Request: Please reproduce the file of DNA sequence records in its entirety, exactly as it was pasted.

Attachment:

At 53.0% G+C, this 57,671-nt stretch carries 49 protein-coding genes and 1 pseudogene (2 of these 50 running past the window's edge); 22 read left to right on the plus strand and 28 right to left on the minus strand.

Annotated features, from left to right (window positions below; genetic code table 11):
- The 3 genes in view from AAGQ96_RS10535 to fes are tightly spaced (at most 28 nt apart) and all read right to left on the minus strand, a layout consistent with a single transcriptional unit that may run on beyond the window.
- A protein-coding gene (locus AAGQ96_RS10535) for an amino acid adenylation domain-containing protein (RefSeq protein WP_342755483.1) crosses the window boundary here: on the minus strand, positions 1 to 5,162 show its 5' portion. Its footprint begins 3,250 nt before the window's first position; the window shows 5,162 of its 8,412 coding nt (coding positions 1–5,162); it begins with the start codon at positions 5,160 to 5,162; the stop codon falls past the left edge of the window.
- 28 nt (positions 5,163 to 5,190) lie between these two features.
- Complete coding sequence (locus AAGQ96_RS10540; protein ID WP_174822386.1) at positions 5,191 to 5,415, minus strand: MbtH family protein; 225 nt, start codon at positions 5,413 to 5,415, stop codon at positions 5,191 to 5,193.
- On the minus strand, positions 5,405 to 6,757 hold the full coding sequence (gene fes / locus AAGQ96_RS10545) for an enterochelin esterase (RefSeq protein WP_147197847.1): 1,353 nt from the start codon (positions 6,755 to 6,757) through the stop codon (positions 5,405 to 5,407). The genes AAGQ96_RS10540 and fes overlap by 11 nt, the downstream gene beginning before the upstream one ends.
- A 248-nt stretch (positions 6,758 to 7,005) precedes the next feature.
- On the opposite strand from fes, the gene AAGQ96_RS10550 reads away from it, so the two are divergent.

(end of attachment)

At 53.0% G+C, this 57,671-nt stretch carries 49 protein-coding genes and 1 pseudogene (2 of these 50 running past the window's edge); 22 read left to right on the plus strand and 28 right to left on the minus strand.

Annotated features, from left to right (window positions below; genetic code table 11):
- The 3 genes in view from AAGQ96_RS10535 to fes are tightly spaced (at most 28 nt apart) and all read right to left on the minus strand, a layout consistent with a single transcriptional unit that may run on beyond the window.
- A protein-coding gene (locus AAGQ96_RS10535) for an amino acid adenylation domain-containing protein (RefSeq protein WP_342755483.1) crosses the window boundary here: on the minus strand, positions 1 to 5,162 show its 5' portion. Its footprint begins 3,250 nt before the window's first position; the window shows 5,162 of its 8,412 coding nt (coding positions 1–5,162); it begins with the start codon at positions 5,160 to 5,162; the stop codon falls past the left edge of the window.
- 28 nt (positions 5,163 to 5,190) lie between these two features.
- Complete coding sequence (locus AAGQ96_RS10540; protein ID WP_174822386.1) at positions 5,191 to 5,415, minus strand: MbtH family protein; 225 nt, start codon at positions 5,413 to 5,415, stop codon at positions 5,191 to 5,193.
- On the minus strand, positions 5,405 to 6,757 hold the full coding sequence (gene fes / locus AAGQ96_RS10545) for an enterochelin esterase (RefSeq protein WP_147197847.1): 1,353 nt from the start codon (positions 6,755 to 6,757) through the stop codon (positions 5,405 to 5,407). The genes AAGQ96_RS10540 and fes overlap by 11 nt, the downstream gene beginning before the upstream one ends.
- A 248-nt stretch (positions 6,758 to 7,005) precedes the next feature.
- On the opposite strand from fes, the gene AAGQ96_RS10550 reads away from it, so the two are divergent.